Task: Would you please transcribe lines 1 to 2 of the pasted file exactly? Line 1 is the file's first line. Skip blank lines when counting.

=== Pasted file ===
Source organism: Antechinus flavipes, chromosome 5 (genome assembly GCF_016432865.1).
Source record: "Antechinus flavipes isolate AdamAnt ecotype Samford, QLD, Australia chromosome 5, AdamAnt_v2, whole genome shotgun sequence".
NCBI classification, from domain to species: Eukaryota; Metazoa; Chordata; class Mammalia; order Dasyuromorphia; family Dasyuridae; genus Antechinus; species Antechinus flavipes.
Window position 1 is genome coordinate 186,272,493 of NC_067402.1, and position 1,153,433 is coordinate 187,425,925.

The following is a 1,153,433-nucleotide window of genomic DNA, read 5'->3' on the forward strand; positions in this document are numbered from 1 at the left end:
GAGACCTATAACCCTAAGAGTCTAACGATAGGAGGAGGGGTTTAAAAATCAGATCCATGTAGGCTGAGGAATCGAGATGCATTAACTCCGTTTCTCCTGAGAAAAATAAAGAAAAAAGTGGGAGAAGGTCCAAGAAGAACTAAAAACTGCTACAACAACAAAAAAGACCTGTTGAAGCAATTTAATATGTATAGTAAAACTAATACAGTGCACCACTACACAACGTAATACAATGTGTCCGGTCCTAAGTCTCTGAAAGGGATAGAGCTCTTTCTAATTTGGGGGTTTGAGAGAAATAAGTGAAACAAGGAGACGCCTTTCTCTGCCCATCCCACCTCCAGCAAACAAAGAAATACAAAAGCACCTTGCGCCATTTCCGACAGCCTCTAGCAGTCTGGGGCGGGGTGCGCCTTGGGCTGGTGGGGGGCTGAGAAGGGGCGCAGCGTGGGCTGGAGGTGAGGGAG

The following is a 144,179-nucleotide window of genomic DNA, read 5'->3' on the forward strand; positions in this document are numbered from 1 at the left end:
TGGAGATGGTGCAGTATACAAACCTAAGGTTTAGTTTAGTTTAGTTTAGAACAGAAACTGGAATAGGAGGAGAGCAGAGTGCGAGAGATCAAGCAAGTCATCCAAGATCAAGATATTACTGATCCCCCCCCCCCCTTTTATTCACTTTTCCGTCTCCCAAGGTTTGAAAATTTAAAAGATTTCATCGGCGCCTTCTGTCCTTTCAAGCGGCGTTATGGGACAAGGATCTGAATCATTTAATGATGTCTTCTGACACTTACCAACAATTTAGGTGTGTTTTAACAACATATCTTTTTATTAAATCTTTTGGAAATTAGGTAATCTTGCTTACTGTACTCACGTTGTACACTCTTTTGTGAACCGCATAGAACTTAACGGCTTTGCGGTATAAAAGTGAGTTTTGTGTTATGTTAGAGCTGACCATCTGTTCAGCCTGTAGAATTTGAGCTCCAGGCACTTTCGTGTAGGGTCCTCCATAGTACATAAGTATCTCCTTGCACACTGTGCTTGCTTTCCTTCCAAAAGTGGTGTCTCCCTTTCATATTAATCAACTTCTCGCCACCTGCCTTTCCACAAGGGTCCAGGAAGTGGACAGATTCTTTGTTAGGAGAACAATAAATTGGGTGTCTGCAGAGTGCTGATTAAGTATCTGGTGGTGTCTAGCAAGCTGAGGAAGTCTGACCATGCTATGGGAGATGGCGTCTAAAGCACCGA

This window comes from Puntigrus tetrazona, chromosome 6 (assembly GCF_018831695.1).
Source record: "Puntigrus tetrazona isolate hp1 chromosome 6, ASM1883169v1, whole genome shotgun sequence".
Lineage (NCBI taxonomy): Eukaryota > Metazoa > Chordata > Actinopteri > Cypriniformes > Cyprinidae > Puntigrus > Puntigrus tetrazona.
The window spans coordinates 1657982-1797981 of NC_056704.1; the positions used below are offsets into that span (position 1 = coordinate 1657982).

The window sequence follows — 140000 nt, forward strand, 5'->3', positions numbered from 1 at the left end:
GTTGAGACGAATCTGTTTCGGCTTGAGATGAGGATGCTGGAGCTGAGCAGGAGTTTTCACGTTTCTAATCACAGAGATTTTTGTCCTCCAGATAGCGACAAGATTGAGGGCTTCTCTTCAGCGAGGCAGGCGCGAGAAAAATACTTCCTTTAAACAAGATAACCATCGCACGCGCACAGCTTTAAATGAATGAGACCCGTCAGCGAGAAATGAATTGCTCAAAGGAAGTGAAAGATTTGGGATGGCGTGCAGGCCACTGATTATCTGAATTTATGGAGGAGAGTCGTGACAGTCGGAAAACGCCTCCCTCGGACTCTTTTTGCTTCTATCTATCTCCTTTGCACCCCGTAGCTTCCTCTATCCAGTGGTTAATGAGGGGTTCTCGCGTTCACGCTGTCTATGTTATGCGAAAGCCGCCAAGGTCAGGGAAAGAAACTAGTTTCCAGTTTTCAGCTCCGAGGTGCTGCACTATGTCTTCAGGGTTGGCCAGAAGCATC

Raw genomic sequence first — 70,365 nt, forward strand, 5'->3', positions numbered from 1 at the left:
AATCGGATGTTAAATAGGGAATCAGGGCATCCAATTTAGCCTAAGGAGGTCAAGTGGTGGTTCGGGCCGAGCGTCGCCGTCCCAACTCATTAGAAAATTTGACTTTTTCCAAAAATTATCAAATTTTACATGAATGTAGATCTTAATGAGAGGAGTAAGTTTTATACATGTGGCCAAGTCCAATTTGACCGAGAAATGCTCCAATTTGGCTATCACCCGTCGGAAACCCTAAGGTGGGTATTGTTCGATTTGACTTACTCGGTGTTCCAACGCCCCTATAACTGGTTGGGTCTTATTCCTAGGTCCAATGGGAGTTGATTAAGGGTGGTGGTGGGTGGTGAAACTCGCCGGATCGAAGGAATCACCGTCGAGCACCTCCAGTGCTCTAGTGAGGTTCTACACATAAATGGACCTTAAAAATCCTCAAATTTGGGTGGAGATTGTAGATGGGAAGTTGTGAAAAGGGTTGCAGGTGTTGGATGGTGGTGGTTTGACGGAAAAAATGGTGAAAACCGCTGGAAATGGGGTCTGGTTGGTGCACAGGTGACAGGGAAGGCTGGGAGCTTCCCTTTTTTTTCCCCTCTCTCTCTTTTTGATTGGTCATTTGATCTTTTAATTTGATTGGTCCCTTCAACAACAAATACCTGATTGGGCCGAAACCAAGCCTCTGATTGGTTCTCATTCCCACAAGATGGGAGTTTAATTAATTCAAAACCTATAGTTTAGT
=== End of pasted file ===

Source organism: Antechinus flavipes, chromosome 5 (genome assembly GCF_016432865.1).
Source record: "Antechinus flavipes isolate AdamAnt ecotype Samford, QLD, Australia chromosome 5, AdamAnt_v2, whole genome shotgun sequence".